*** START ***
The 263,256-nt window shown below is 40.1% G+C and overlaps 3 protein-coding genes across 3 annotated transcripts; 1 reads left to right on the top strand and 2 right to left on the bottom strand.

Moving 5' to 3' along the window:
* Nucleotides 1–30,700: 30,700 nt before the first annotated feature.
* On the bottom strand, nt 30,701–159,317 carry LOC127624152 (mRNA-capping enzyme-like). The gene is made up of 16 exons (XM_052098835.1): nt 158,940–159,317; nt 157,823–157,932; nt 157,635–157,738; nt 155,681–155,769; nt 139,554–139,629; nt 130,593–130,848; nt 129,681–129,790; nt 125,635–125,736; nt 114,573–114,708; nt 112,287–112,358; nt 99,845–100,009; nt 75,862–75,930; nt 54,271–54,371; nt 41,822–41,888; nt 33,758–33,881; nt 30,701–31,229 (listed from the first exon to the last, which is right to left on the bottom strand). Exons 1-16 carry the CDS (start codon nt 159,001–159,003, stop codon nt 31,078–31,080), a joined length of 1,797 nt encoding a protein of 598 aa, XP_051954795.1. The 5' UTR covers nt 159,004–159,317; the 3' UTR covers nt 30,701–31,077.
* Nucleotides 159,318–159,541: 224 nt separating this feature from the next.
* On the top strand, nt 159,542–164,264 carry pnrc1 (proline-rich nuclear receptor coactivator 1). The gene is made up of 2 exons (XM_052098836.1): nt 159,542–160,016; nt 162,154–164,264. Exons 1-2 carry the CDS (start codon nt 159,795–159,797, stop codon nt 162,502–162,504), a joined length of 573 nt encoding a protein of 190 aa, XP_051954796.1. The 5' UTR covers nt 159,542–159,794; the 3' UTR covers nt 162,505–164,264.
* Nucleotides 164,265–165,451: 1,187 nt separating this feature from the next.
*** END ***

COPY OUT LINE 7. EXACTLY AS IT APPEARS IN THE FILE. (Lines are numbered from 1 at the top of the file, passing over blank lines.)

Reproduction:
* Nucleotides 164,265–165,451: 1,187 nt separating this feature from the next.